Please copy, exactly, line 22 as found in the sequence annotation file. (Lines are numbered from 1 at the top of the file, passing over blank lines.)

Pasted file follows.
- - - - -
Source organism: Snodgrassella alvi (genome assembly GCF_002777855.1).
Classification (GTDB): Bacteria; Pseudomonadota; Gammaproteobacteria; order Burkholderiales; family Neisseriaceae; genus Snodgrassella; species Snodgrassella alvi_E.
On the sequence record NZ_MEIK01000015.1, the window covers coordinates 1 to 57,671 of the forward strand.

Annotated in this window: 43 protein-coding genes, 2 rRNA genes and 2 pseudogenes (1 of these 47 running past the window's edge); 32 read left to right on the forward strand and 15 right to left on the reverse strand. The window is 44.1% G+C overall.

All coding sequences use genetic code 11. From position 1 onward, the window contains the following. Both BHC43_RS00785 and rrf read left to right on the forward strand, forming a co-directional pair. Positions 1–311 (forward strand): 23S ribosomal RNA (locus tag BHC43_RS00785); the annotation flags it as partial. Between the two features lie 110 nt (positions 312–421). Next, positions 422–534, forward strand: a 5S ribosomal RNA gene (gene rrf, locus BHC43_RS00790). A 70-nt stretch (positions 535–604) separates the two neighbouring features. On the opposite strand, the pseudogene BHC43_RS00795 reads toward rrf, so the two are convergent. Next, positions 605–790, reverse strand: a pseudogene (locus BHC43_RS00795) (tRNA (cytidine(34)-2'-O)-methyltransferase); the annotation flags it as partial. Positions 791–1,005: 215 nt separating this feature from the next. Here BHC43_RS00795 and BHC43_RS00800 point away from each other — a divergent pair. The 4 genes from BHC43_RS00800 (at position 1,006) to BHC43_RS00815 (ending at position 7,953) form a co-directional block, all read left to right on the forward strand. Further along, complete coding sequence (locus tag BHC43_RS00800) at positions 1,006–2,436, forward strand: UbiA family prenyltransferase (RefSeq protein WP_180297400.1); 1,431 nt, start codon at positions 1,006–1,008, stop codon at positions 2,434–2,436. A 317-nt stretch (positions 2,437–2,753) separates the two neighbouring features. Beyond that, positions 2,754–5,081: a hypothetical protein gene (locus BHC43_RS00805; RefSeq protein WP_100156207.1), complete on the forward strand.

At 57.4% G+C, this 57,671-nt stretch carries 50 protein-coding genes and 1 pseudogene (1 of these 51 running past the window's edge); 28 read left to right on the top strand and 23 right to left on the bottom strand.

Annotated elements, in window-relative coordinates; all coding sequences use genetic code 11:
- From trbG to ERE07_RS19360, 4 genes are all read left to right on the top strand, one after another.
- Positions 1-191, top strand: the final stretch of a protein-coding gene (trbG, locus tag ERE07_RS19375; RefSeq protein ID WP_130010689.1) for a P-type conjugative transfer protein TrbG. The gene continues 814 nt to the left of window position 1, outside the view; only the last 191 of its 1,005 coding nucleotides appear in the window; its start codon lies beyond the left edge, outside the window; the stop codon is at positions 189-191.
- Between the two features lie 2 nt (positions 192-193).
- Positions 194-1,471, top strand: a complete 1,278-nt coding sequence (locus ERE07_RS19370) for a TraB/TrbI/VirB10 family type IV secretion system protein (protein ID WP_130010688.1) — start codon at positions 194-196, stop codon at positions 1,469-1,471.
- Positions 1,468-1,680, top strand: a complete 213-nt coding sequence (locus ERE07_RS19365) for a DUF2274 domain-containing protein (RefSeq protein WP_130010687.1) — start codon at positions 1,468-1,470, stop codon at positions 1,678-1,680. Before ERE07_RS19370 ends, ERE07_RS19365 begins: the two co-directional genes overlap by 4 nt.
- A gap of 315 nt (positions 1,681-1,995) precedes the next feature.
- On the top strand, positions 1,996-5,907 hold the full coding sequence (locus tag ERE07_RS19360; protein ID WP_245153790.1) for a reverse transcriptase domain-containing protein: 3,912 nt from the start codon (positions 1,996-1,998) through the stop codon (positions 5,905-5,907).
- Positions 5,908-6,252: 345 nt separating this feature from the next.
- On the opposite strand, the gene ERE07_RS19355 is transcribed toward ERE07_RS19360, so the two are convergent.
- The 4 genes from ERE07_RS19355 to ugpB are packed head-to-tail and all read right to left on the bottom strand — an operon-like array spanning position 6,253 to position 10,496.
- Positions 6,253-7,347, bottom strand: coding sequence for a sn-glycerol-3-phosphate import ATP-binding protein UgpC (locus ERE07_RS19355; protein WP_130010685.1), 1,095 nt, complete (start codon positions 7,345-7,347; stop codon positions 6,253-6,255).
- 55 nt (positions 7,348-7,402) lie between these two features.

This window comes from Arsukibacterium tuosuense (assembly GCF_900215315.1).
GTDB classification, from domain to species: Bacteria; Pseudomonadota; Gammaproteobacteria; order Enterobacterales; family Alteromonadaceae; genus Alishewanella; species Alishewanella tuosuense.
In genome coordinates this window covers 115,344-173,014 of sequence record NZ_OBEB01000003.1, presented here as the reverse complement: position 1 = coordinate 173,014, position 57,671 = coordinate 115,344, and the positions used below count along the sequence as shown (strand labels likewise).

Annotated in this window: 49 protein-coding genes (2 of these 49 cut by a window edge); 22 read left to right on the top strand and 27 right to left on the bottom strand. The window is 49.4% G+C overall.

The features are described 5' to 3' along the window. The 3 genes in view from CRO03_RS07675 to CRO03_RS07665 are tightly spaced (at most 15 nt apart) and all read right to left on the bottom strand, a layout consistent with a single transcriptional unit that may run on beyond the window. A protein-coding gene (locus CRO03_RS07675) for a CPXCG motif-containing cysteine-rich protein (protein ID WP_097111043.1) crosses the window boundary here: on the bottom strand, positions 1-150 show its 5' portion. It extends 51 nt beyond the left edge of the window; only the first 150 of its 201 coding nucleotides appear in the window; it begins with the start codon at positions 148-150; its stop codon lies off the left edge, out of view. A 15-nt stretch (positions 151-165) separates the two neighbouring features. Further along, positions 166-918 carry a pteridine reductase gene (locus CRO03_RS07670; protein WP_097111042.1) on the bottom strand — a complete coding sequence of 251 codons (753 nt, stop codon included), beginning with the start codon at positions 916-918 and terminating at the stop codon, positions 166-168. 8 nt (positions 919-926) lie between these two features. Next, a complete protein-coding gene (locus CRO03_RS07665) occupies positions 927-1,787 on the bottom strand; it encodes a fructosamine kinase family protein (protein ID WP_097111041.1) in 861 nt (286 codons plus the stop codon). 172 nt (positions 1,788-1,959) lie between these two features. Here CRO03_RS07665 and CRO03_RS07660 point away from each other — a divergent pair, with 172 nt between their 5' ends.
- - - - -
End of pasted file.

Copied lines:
In genome coordinates this window covers 115,344-173,014 of sequence record NZ_OBEB01000003.1, presented here as the reverse complement: position 1 = coordinate 173,014, position 57,671 = coordinate 115,344, and the positions used below count along the sequence as shown (strand labels likewise).